Party Wall Matters
When work is carried out on or near a party wall or a property boundary, party wall matters may arise. This work can usually cause quite a stir which is why the role of a party wall surveyor can come at an importance. Issues occur if one half of the building’s owners does not give the adjoining owner notice of their intentions before starting work.
What is a Party Wall?
There are three main types of party walls. One is a shared dividing partition between two (or more) buildings. This wall can be part of one building or separate buildings belonging to different owners. Normally, the wall will be constructed to fall equally on each side of the property’s. A party wall could also be a wall that stands on 2 owners land but doesn’t form part of the building. Yet this doesn’t include a garden fence. Finally, another type of party wall is a wall that is on one owners land but is also used to separate two buildings.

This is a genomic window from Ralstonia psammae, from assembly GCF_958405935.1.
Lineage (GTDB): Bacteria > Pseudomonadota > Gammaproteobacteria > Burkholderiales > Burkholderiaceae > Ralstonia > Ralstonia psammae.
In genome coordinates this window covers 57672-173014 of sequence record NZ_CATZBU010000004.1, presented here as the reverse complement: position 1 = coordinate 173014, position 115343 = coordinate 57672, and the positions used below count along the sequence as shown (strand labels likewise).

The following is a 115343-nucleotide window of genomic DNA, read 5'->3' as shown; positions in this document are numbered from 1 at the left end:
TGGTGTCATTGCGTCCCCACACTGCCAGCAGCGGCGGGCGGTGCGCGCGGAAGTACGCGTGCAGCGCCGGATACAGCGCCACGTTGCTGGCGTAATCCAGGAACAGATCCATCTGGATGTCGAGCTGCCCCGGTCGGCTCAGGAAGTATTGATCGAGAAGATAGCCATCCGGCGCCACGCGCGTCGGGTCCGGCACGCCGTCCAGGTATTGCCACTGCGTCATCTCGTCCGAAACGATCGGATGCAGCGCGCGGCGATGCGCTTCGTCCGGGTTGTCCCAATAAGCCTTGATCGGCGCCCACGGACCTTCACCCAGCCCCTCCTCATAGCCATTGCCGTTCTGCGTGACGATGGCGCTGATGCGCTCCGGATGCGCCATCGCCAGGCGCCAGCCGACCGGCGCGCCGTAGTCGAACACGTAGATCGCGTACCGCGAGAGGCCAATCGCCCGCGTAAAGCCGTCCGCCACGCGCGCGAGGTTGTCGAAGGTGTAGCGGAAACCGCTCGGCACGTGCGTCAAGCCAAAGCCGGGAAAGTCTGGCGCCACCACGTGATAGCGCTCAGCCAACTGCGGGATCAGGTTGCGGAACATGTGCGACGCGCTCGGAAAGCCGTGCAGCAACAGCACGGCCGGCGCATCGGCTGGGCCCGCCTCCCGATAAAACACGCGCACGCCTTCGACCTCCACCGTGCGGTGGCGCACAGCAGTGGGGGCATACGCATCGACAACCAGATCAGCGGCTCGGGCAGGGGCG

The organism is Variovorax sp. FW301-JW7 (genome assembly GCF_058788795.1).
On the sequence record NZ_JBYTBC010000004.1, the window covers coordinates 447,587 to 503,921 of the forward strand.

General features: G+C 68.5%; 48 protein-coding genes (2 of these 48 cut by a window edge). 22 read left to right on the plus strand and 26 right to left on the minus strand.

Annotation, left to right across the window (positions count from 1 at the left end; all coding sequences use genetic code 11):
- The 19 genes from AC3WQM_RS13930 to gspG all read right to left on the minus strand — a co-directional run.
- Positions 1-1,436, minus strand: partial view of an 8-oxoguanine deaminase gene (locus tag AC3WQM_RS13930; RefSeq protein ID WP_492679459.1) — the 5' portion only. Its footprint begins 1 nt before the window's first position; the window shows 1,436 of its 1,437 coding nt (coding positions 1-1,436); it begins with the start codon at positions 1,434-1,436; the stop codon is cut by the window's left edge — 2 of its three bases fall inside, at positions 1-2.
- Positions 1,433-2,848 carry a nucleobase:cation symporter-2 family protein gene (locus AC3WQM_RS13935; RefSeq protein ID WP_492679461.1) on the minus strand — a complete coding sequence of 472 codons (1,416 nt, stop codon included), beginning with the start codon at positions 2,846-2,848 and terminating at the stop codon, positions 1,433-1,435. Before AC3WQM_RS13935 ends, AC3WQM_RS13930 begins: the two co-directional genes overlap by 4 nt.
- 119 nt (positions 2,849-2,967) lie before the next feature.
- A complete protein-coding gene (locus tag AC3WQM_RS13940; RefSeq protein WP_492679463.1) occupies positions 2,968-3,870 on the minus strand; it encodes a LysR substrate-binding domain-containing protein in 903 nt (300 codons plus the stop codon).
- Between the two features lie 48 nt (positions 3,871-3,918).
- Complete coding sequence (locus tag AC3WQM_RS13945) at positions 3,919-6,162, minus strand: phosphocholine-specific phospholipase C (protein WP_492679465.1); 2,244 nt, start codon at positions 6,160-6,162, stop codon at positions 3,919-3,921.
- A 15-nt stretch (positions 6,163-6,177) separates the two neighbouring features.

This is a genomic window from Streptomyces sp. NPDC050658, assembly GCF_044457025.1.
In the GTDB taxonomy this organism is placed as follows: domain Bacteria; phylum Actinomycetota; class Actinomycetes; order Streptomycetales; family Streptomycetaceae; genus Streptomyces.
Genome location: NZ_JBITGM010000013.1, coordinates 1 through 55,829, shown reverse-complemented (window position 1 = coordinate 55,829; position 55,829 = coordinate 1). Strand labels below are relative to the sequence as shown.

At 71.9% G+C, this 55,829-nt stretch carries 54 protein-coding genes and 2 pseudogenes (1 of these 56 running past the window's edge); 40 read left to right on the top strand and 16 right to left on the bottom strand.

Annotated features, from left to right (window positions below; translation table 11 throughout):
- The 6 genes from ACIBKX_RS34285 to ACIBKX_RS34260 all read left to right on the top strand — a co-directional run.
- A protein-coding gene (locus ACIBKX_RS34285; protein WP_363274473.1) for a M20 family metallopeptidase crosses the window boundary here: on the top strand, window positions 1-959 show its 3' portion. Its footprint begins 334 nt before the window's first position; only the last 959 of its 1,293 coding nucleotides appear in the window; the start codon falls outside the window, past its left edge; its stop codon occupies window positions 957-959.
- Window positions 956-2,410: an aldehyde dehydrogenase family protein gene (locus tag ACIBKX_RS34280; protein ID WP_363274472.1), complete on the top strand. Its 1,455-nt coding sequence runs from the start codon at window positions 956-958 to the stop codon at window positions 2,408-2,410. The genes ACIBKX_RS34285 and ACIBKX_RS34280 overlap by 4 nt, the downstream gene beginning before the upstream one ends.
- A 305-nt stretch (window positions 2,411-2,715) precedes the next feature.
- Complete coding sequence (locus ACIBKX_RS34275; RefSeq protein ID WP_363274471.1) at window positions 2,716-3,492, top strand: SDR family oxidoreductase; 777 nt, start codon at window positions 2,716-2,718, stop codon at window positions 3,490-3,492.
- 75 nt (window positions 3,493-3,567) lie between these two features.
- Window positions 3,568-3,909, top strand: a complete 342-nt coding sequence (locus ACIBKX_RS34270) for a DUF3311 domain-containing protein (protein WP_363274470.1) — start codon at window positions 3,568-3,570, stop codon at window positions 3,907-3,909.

Role of a Party Wall Surveyor
The role of a party wall surveyor is to resolve disputes arising under the Party Wall etc Act 1996. Since the partition is shared by the owners of different residents, arguments and disputes can arise over how the building work will be carried out. The Party Wall surveyors will firstly create a document called a ‘party wall agreement’. A guideline would be set on the ‘agreement’ on how the work should be carried out on the party wall. This would include: working hours, contractor’s insurance and surveyor access. Once that party wall surveyor has been appointed onto a case, they cannot change. They also have an obligation to be entirely impartial.
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Main Image – By Rosser [Public domain], via Wikimedia Commons